Overview

Popliteal artery entrapment syndrome (PAES) is an uncommon condition in which an abnormally positioned or enlarged calf muscle presses on the main artery behind the knee (popliteal artery). The artery becomes trapped, making it harder for blood to flow to the lower leg and foot.

Popliteal artery entrapment syndrome is most common among athletes.

Popliteal artery entrapment syndrome care at Mayo Clinic

Symptoms

The main symptom of popliteal artery entrapment syndrome (PAES) is pain or cramping in the back of the lower leg (the calf) that occurs during exercise and goes away with rest. Other signs and symptoms may include:

  • Cold feet after exercise
  • Tingling or burning in your calf (paresthesia)
  • Numbness in the calf area

If the nearby vein (popliteal vein) also becomes trapped by the calf muscle, you may have:

  • Heavy feeling in the leg
  • Lower leg cramping at night
  • Swelling in the calf area
  • Changes in skin color around the calf muscle
  • Blood clots in the lower leg (deep vein thrombosis)

Symptoms typically affect young, otherwise healthy people under age 40.

When to see a doctor

See your doctor if you have any type of leg pain, especially if you have calf or foot cramping during activity that gets better with rest.

Causes

Popliteal artery entrapment syndrome (PAES) is caused by an abnormal calf muscle, usually the gastrocnemius muscle.

The condition may occur from birth (congenital) or develop later in life (acquired). In the congenital form, the calf muscle or nearby artery is abnormally positioned while the baby grows in the mother's womb. People with the acquired form of PAES have a calf muscle that is bigger than normal (enlarged).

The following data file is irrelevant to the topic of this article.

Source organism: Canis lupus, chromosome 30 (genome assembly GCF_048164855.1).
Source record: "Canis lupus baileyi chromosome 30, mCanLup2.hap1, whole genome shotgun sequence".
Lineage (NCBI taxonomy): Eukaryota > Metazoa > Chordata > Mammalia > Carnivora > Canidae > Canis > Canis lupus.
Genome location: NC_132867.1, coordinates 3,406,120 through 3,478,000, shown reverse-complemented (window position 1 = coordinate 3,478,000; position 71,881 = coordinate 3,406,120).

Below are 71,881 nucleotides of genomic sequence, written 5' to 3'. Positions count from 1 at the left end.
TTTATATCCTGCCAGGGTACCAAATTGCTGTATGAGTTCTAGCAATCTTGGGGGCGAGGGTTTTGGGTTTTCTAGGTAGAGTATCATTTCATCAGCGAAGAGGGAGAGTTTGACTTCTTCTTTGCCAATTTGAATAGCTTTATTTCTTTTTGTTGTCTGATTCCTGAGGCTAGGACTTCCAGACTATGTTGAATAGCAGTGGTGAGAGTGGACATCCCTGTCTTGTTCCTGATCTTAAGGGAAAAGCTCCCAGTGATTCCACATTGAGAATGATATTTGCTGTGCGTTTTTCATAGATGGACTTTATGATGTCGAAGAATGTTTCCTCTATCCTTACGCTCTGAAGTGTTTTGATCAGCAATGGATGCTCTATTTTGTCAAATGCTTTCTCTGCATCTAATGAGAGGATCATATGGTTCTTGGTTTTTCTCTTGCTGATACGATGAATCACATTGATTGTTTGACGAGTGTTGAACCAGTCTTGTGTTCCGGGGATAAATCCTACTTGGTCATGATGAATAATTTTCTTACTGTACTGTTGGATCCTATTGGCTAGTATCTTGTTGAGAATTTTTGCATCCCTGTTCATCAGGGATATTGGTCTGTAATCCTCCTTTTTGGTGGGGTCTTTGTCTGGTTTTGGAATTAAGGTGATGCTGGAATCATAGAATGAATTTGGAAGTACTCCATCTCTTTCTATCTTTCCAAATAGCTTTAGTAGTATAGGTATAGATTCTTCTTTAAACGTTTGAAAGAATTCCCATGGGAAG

The abnormal calf muscle presses on the main artery behind the knee (popliteal artery), reducing blood flow to the lower leg. The lack of blood flow results in pain and cramping in the back of the lower leg during times of activity.

Risk factors

Popliteal artery entrapment syndrome (PAES) is uncommon. The following things increase your risk of the condition.

  • Younger age. The condition is most often seen in people who are in their late teens or 20s. It's rarely diagnosed in those over age 40.
  • Being male. PAES can occur in anyone, but it's much more common in young men.
  • Strenuous athletic activity. Runners, bicyclists, and athletes who try to build muscle fast with weight training routines or high-intensity circuit training are at the highest risk.

Complications

Long-term pressure on the popliteal artery can cause the artery to narrow (stenosis), causing pain and cramping with just slight activity, such as walking.

In severe cases or when undiagnosed, the nerves and muscles in the leg can become damaged. Blood clots may occur in the lower leg (deep vein thrombosis). Older athletes with signs and symptoms of popliteal artery entrapment syndrome should be checked for popliteal aneurysm, which is common in older men.